A DAD who drowned in the River Irwell had battled with depression, anxiety and addiction for years, an inquest heard.

Joiner Craig Mann had been living in St Helens Road with his partner Claire Taylor but was reported missing to police when he did not come home on August 20, prompting a huge search.

A dogwalker spotted his body in the water near the Kearsley Mill, on August 21, 2019, where it appeared to have drifted down from Moses Gate Country Park.

An inquest at Bolton Coroners Court heard that the father-of-two had an “addictive personality” and had previously struggled with a dependency on painkiller cocodamol, before turning to alcohol and cocaine.

The 34-year-old separated from his wife Maria after she discovered 18 empty plastic snap bags hidden in the bathroom of their home ­— and found out he had spent £800 in two weeks on cocaine.

In the lead up to Mr Mann’s death he had moved in with a new girlfriend Miss Taylor ­— and she said he initially seemed to be coping without drugs or alcohol.

However, in May 2019 he became concerned about a job he was working on and what he would do after it came to an end.

On August 19 he took an overdose of pills and cocaine, which left him in accident and emergency at the Royal Bolton Hospital.

Mental health services assessed Mr Mann and allowed him to leave hospital with his partner the following day. But a day later, he was reported missing.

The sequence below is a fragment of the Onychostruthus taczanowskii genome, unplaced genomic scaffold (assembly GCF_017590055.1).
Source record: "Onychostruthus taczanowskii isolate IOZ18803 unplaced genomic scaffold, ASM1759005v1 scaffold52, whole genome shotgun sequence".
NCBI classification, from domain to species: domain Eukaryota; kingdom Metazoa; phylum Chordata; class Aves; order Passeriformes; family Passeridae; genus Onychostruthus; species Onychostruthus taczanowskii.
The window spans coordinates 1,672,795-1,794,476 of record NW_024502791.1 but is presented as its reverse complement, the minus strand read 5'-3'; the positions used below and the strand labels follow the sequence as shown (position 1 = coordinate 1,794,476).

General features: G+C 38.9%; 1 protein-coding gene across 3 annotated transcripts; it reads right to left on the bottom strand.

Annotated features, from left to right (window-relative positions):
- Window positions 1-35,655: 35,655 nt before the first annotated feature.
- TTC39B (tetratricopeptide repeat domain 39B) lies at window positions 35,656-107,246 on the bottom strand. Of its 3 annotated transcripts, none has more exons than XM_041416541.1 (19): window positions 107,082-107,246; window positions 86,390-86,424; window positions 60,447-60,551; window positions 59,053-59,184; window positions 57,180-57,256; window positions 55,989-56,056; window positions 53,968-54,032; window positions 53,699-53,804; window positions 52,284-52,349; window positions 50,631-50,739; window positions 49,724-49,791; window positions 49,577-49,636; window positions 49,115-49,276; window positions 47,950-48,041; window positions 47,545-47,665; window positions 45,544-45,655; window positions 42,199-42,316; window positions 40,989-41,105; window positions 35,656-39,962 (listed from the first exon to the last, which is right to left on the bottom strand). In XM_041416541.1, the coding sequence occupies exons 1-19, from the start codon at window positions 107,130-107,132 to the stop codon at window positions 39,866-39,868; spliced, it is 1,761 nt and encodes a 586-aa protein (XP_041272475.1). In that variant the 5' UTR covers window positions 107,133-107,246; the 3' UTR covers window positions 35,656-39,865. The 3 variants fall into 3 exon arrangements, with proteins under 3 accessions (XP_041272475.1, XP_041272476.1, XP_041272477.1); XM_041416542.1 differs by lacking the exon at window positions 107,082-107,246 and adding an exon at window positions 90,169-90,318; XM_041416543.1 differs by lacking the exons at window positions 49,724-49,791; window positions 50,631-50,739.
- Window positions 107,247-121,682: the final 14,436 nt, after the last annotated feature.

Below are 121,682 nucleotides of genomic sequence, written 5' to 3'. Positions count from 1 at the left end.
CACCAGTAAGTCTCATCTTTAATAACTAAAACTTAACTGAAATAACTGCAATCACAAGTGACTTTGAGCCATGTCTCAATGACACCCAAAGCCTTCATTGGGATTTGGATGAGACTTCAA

Pathologist Dr Patrick Waugh recorded the cause of death as drowning but also found “excessive” amounts of cocaine and alcohol in his system.

Unlike previous overdoses, he had thrown his phone away before going to Moses Gate Park and left notes, the inquest heard.

Assistant coroner Catherine Cundy concluded that the death was a suicide.

She said: “I am satisfied that Craig did not expect to be diverted from his plan and that he went into the water with the intent to take his own life.

“It’s a tragic waste of a young man still at a very young age.”

Mrs Mann said: "I loved him. He was a hard worker and he looked after the kids, he was a great father.

“No matter what state of mind Craig was in and whether he was dealing with addiction he always went to work.

“There was a time when he had dislocated his shoulder but he still went to work. He always wanted to provide for the family and we wanted for nothing."